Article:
People often cringe at the word “fat”, when in fact these are important macronutrients our bodies need to survive. The problem in our day and age, is that we are often consuming too much of the wrong types of fat. While there are many different forms of fats (saturated, unsaturated (poly/omega 3, 6 & mono/omega 9) and hydrogenated/trans), for the purpose of this discussion, we will focus on polyunsaturated omega fatty acids. These are essential nutrients we need to deliberately take internally in food or supplement form because body cannot produce them on its own.
Types & Sources
There are two types of polyunsaturated fats.
First, Omega 3 fatty acids which are also known as Alpha Linolenic Acid (ALA). These are found in ingredients such a flax, whole grains & leafy greens. This further breaks down into the categories of EPA & DHA which are naturally found in Fish & Algae.
Next is Omega 6, also known as Linoleic Acid (LA) and found in Sunflower, Soy, Corn, Peanut etc. These further break down into the categories of Gamma Linoleic Acid (GLA) found in borage, evening primrose, black currant, hemp seed oils or Arachidonic Acid(AA) found in animal products. Both EPA & GLA have been shown to have beneficial anti-inflammatory effects.
More On Omega 3’s
Plant vs. Fish Sources:Plant sources only provide ALA, which must then be further converted to EPA/DHA in the liver. This requires the enzyme D6D, which is easily blocked. It is estimated that the conversion rate is only 5-10% for EPA & 0-5% for DHA from ALA. Although plant sources of omega 3 are important and highly nutritious, it should be noted that fish oils directly provide the beneficial and essential EPA/DHA fatty acids.
Health Benefits of Fish Oils (Omega 3’s):
Fish oils have been shown to provide a remarkable range of health benefits. These include, improving memory/learning/focus/attention, lowering blood pressure/triglycerides & improving cholesterol, preventing clotting, preventing brain deterioration, protecting against macular degeneration, improving mood/anxiety/depression, lubricating joints/bowels & fighting inflammation, increasing insulin sensitivity, hydrating/protecting/nourishing hair, skin & nails, lowering risk of and improving allergies & asthma, improving immunity.
EPA vs. DHA:
EPA (support from the neck down) – Back bone of prostaglandins (hormone-like substances). Controls inflammation & supports heart, mood, skin & joints. Fish naturally have a higher EPA to DHA content.
DHA (support from the neck up) – crucial for proper brain, eye and nerve function and development. Choose high DHA formulas for growing children, pregnant women, or those with learning or attention difficulties.
More On Omega 6’s
Beware of Certain Sources: Many dietary forms of omega 6’s come in processed oils such as soybean oil, corn oil, canola oil, etc. These oils are industrially manufactured using high heat and toxic solvents, and may come from genetically modified crops. If these oils are damaged by processing, they become dangerous hydrogenated trans fats.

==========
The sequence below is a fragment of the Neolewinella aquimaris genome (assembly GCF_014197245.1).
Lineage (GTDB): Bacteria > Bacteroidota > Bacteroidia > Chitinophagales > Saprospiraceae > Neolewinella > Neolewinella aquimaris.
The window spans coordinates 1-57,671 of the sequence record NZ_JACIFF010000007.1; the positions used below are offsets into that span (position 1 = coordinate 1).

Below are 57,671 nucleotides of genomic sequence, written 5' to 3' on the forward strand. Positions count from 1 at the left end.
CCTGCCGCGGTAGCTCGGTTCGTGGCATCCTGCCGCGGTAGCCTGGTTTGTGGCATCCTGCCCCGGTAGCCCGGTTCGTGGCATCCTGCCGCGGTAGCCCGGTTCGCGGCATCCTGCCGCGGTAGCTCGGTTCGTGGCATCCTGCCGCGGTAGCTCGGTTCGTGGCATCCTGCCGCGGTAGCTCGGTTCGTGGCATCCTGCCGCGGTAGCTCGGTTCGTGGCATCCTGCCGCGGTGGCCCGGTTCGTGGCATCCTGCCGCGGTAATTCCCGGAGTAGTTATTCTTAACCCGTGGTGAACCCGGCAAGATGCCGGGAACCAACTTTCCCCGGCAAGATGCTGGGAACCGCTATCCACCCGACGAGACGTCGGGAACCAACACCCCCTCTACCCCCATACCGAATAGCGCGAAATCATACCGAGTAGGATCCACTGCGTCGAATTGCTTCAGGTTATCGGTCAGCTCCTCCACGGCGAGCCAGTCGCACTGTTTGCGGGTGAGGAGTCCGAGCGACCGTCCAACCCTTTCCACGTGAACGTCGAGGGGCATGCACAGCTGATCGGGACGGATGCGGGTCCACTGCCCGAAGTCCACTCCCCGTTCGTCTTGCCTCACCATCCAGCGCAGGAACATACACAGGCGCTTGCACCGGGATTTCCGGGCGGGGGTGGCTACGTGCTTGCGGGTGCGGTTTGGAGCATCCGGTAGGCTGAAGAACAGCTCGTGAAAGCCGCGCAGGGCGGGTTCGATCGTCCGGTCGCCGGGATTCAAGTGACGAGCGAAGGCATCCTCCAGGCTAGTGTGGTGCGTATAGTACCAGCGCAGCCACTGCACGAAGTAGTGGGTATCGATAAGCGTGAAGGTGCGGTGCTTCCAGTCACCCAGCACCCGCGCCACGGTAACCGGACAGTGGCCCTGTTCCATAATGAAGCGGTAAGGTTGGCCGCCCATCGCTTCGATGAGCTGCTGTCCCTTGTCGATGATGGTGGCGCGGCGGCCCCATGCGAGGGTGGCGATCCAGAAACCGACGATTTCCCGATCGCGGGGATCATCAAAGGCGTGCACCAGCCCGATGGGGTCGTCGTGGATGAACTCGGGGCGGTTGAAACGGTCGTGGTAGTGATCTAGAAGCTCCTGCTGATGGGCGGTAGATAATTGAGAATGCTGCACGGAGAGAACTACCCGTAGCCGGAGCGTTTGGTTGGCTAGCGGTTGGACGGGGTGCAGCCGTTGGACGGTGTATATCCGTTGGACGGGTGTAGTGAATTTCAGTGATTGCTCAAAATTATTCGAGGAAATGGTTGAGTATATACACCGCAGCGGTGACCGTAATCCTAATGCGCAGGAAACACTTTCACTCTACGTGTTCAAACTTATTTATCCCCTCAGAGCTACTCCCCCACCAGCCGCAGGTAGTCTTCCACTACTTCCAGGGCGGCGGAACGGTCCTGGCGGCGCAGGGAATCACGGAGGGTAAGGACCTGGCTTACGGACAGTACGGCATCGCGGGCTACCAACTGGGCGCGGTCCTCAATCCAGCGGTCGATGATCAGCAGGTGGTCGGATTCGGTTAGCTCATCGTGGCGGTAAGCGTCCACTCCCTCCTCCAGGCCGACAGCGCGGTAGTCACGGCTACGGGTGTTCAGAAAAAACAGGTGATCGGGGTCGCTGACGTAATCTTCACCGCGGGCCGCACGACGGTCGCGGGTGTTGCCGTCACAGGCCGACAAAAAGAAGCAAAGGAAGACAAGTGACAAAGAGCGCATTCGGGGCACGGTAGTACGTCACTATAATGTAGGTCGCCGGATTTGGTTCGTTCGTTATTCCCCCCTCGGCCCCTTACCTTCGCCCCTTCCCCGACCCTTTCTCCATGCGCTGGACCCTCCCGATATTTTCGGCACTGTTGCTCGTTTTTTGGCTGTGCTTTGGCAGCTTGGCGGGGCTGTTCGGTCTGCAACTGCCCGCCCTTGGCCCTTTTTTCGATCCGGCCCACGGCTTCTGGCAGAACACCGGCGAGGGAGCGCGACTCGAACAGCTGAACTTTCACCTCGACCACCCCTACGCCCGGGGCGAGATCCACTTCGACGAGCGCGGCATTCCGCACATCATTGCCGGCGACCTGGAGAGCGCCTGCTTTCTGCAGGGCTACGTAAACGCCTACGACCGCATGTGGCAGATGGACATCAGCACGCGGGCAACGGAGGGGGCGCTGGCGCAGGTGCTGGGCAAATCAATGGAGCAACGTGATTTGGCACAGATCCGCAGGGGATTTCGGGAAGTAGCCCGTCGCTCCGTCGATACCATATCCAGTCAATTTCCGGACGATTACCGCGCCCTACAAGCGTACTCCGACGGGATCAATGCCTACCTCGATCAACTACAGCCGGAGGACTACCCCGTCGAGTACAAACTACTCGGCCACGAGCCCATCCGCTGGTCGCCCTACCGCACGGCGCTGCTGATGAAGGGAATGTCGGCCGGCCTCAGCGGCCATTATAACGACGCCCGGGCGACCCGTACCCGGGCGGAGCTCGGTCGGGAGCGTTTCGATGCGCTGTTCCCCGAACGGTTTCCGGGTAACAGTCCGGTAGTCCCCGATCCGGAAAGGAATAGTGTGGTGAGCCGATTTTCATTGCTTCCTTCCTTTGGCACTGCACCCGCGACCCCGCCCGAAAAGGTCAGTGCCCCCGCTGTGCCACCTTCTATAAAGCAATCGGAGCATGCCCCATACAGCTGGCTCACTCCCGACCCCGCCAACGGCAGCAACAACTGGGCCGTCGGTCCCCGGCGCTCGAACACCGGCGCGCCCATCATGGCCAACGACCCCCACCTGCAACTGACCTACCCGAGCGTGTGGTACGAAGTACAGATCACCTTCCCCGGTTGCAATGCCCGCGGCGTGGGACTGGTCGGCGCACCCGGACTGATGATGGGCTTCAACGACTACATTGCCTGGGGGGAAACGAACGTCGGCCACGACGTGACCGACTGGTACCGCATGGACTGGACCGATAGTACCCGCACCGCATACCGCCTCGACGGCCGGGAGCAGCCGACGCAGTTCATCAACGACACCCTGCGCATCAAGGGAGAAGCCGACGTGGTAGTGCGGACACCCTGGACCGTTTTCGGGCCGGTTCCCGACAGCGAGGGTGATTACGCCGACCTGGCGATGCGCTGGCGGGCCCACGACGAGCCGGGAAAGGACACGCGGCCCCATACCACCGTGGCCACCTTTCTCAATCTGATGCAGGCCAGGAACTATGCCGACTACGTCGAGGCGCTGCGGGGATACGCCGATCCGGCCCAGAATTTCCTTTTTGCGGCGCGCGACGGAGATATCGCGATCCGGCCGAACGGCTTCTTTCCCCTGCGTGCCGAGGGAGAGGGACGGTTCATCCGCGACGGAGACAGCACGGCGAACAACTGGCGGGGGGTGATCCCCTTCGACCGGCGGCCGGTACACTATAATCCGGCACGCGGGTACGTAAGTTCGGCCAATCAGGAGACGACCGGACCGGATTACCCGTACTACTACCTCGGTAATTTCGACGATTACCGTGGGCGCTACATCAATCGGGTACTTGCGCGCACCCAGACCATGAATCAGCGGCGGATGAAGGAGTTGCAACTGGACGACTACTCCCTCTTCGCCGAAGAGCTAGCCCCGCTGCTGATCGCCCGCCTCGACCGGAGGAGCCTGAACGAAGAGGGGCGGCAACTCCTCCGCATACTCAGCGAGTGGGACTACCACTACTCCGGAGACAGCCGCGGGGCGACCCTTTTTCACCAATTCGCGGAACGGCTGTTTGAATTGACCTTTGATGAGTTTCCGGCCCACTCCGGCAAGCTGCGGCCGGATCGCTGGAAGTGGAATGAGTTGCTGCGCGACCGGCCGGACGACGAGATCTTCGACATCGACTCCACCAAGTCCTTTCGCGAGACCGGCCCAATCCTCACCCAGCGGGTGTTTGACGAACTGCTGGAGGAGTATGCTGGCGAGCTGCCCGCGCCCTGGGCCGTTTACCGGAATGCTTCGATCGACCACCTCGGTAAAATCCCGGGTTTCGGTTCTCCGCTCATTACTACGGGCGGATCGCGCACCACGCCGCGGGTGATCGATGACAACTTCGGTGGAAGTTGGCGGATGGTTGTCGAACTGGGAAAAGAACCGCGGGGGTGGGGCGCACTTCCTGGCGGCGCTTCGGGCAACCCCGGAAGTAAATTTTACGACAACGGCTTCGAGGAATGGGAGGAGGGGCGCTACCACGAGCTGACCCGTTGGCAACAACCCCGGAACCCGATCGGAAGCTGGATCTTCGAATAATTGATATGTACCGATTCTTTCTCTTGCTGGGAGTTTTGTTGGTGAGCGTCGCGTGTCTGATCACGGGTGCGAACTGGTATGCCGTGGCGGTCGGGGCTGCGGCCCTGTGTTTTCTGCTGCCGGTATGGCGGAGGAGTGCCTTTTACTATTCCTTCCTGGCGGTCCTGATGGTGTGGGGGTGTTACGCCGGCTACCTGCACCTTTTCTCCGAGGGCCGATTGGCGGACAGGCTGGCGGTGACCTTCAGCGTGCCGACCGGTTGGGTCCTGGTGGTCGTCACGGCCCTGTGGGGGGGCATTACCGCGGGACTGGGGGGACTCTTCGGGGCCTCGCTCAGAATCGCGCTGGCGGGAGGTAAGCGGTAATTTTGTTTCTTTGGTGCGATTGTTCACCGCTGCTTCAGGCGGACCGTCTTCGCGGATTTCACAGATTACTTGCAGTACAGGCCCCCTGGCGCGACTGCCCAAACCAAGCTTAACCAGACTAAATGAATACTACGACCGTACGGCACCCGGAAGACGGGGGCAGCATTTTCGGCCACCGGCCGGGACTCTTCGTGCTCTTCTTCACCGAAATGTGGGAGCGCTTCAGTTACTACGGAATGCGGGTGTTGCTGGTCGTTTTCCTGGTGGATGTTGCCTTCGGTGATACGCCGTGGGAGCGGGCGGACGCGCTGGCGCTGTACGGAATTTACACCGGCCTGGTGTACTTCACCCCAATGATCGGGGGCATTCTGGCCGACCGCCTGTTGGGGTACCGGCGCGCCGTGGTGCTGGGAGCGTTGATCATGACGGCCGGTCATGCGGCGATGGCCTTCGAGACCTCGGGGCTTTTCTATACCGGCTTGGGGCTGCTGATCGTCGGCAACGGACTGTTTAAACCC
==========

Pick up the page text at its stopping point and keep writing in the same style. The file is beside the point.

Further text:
Optimal Ratio: The ideal ratio for Omega 6 to Omega 3 dietary intake is 1:1. We are advised to aim for at least a 4:1 ratio. Studies suggest that in our average diet, we are getting a 20:1 or higher intake in favor of Omega 6! Why is this important? ALA & LA both require the same enzyme (D6D) to convert into anti-inflammatory EPA or GLA. When too much Omega 6 (in the form of LA) is consumed, it competes for this enzyme and inhibits the omega 3 pathway/conversions. An imbalance has been associated with unwanted, excess inflammation in the body.
GLA All The Way! The bright side is that certain sources of omega 6 (those that contain GLA) do not require the D6D enzyme as they do not need to be converted from LA. Therefore, its consumption does not affect the Omega 3 pathway and actually has anti-inflammatory properties. GLA oils have been shown to be beneficial for smooth & glowing skin, treating skin conditions (eczema, psoriasis and dermatitis), regulating hormones and stopping PMS cramps/pain.
What’s the Bottom Line?
Eat fats (in moderation of course)! Just remember to compose the diet of a healthy balance of high quality fat sources, excluding only harmful hydrogenated/trans fats from processed sources. Choose whole, natural foods including nuts, seeds, avocadoes, olives, coconut, naturally raised and fed (organic, grass finished, omega 3) animal products, wild caught fatty fish, etc. Also, try not to overconsume Omega 6 fats (in non-GLA form) in relation to your Omega 3 intake to prevent inflammation and negative health effects. If this is difficult to do with diet alone (which it often is, based on our food options), consider taking a supplement from a reputable company that contains high quality, molecularly distilled, independently tested omega 3 fish oil to ensure proper balance and good health! Ask a health care professional or product advisor which brand and dosage is right for you and your family members.
This column is sponsored by Good 'n' Natural in Steinbach.